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Zim tourism loses US$700m to Covid-19 turmoil



ZIMBABWE’S tourism sector could have lost nearly US$700 million in business due to Covid-19 restrictions aimed at slowing down the spread of the respiratory disease, the private sector arm of the World Bank has said.


The country reported its first case of the coronavirus in March 2020, prompting the authorities to enforce several measures such as halting global travel which hit hard the tourism sector.

According a statement issued by the International Finance Corporation, a unit of the World Bank Group, following the launch of the country’s first national Tourism Satellite Account (TSA), the outbreak of the pandemic, which has claimed millions of lives across the globe, calls for new policy measures to help the industry recover.

The TSA shows the size and significance of the tourism sector for the Zimbabwean economy, based on the last available pre-Covid-19 data and on data gathered before the formal transition of national currency from the US dollar into the Zimbabwe dollar.

Official statistics show that tourism accounted for 4.25% of gross domestic product (GDP) with a value of US$1.03 billion in 2018. In 2019, the sector accounted for 6.3% of GDP with a value of US$1.23 billion. At the same time, the data also shows that tourism accounted for 1.56% of national employment levels in 2018, with around 100 000 jobs supported and created.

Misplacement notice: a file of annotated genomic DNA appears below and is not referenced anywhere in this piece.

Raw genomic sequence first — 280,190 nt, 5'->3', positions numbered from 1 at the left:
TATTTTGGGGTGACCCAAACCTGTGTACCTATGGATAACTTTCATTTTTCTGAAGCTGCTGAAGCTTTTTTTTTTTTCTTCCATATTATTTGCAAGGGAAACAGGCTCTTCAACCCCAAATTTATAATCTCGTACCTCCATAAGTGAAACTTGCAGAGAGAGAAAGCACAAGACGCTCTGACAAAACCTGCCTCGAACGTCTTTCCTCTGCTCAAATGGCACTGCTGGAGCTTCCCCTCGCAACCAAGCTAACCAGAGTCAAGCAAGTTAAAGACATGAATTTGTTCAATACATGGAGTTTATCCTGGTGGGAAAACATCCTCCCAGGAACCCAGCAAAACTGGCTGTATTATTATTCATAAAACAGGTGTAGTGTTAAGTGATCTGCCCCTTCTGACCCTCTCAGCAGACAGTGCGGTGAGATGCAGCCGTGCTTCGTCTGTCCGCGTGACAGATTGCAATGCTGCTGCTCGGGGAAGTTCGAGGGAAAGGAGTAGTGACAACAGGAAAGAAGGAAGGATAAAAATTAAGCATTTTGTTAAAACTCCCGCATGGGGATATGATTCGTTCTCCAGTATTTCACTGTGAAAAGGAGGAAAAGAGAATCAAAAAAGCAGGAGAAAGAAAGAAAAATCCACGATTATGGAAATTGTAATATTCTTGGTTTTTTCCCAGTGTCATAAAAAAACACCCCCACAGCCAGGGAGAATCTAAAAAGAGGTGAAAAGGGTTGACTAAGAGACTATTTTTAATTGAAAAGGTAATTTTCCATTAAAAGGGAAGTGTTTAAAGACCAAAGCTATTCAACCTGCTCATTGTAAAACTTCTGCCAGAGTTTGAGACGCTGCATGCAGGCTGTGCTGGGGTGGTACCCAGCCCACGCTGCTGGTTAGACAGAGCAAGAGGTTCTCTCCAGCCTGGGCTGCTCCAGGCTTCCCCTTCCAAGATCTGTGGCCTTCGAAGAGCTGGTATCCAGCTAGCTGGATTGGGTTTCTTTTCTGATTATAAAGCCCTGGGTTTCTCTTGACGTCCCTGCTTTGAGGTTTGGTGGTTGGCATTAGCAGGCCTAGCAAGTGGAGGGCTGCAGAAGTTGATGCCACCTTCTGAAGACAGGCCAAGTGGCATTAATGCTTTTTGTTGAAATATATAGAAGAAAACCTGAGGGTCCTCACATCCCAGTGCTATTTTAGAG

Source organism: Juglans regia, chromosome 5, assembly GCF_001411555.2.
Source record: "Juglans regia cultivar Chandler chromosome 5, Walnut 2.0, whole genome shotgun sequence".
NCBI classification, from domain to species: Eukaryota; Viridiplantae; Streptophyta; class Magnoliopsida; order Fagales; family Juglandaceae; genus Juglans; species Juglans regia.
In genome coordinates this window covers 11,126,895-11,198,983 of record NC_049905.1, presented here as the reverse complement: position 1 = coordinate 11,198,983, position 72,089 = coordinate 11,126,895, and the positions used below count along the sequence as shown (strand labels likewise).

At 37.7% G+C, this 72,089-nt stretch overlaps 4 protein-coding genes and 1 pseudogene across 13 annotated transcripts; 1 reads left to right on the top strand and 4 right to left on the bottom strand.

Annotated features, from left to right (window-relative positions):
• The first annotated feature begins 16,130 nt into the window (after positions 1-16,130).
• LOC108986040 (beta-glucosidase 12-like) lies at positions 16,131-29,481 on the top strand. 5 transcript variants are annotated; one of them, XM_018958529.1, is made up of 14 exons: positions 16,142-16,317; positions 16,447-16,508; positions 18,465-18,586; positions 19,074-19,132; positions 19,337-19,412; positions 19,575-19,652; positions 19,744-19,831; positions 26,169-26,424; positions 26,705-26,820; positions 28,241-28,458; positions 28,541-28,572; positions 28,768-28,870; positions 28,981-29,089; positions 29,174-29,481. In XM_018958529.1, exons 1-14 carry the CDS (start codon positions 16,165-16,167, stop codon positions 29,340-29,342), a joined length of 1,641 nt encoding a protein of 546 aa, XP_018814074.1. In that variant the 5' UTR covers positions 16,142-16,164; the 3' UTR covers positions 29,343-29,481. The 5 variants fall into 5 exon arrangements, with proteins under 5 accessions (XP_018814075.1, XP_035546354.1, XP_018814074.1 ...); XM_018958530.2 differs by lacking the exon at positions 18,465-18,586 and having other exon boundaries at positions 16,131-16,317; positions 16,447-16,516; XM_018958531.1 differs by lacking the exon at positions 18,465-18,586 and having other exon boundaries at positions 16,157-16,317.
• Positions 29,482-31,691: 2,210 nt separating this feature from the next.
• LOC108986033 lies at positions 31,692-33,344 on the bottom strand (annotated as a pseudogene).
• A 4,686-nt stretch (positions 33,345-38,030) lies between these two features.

“Tourism in Zimbabwe has been significantly impacted by the pandemic, with the introduction of travel restrictions and lower demand from tourists leading to a massive fall in visitors. The loss to the national economy is estimated at US$690m, the IFC said in a statement.

According to IFC country manager Adamou Labara, “these empirical findings highlight the opportunity for policymakers in Zimbabwe to support recovery of the tourism sector through stimulating traveller demand, and responsibly reducing barriers to entry”.

The TSA was crafted as part of the Zimbabwe Destination Development Programme, a technical assistance program supported by IFC.

 As well as recording the number of tourists visiting the country, the initiative also provides monetary and non-monetary tourism data related to supply and demand and measures the value of expenditure on goods and services across all types of tourism as well as the value of tourism-sector industries producing goods and/or services. It will be used for quantifying tourism’s contribution to GDP and national employment rates.

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